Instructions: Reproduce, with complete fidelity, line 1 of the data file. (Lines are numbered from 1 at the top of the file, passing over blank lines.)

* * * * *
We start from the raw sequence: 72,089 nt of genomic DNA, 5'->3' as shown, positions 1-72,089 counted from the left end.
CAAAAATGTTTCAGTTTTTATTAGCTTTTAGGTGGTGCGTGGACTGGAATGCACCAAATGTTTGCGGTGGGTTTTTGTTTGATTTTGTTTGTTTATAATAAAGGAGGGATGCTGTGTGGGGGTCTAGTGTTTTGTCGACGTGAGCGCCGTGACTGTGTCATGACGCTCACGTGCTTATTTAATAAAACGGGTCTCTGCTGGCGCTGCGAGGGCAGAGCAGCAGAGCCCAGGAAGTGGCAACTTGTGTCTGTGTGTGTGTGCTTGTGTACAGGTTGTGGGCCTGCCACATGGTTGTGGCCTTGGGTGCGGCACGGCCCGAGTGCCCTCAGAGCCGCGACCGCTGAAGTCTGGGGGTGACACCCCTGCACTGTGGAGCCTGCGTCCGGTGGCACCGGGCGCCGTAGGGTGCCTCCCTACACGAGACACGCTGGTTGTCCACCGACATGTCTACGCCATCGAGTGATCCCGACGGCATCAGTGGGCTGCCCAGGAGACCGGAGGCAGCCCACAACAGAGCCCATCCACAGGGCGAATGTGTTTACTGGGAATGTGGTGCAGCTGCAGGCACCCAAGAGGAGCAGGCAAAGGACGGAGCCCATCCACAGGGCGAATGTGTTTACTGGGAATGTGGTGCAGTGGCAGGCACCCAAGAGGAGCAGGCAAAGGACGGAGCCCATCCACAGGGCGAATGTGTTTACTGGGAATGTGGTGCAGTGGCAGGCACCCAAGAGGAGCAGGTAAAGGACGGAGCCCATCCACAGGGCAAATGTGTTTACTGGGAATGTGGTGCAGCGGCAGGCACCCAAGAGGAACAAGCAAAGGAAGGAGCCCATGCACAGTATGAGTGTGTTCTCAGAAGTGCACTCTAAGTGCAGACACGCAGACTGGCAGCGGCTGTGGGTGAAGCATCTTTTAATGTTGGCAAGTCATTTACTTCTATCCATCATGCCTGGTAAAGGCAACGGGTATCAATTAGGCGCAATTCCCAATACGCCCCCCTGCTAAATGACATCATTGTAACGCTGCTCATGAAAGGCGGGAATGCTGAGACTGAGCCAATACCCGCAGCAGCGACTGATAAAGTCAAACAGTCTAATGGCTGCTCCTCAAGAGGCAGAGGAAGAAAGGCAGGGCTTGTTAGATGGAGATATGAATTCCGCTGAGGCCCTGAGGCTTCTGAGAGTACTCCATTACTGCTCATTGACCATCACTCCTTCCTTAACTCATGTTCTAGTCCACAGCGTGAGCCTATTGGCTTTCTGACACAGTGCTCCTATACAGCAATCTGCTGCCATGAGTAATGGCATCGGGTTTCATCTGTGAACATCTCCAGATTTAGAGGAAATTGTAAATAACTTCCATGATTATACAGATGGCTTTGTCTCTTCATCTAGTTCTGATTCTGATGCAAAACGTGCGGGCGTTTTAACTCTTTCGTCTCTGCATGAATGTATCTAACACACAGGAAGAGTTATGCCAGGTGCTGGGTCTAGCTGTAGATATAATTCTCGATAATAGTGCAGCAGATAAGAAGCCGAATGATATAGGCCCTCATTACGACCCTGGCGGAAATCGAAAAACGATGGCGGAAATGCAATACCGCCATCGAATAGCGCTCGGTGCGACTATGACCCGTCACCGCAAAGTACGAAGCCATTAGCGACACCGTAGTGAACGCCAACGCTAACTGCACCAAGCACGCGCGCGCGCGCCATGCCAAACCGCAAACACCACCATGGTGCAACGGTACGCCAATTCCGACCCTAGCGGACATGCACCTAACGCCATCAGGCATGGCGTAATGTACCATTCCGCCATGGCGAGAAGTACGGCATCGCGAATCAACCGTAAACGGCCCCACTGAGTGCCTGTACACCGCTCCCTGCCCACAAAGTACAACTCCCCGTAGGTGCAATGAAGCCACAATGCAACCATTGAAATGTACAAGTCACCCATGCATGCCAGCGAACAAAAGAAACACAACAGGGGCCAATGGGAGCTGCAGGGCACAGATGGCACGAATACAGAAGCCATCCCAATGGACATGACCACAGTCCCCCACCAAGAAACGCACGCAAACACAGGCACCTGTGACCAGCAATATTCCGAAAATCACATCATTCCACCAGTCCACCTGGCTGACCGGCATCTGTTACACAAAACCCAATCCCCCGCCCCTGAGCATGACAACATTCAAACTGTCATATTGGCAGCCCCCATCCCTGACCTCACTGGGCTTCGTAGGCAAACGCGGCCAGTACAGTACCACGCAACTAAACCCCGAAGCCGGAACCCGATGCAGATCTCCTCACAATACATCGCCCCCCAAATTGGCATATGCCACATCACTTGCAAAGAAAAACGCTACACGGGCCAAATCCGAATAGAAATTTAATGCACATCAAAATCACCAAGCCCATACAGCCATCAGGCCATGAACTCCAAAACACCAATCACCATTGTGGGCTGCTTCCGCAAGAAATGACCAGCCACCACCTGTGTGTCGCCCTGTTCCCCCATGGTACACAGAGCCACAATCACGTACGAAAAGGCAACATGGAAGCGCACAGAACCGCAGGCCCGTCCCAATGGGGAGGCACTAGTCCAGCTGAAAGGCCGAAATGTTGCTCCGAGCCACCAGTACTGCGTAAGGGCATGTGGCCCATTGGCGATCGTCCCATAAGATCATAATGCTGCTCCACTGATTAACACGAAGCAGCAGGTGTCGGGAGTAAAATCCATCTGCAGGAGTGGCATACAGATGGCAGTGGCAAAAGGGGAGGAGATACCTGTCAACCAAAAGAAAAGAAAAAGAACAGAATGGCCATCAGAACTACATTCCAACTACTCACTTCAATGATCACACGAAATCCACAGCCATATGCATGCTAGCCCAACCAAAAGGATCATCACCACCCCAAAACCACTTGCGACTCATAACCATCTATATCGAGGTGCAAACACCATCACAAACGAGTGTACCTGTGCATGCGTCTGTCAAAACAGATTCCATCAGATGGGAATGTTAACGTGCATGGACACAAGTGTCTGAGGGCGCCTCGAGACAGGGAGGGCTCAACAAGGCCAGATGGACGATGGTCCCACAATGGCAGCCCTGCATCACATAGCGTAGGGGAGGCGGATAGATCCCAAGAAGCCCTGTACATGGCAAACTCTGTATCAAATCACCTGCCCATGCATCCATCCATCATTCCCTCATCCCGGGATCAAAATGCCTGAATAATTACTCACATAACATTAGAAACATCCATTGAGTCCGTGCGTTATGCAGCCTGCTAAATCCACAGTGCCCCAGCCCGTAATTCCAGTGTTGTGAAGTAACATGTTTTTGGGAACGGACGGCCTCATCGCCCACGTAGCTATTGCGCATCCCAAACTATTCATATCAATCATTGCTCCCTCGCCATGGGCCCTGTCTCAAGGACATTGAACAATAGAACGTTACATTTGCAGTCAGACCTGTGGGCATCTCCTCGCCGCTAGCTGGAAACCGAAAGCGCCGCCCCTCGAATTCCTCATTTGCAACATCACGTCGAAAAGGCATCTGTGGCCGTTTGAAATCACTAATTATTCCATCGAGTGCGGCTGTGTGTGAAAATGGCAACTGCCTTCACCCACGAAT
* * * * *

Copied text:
We start from the raw sequence: 72,089 nt of genomic DNA, 5'->3' as shown, positions 1-72,089 counted from the left end.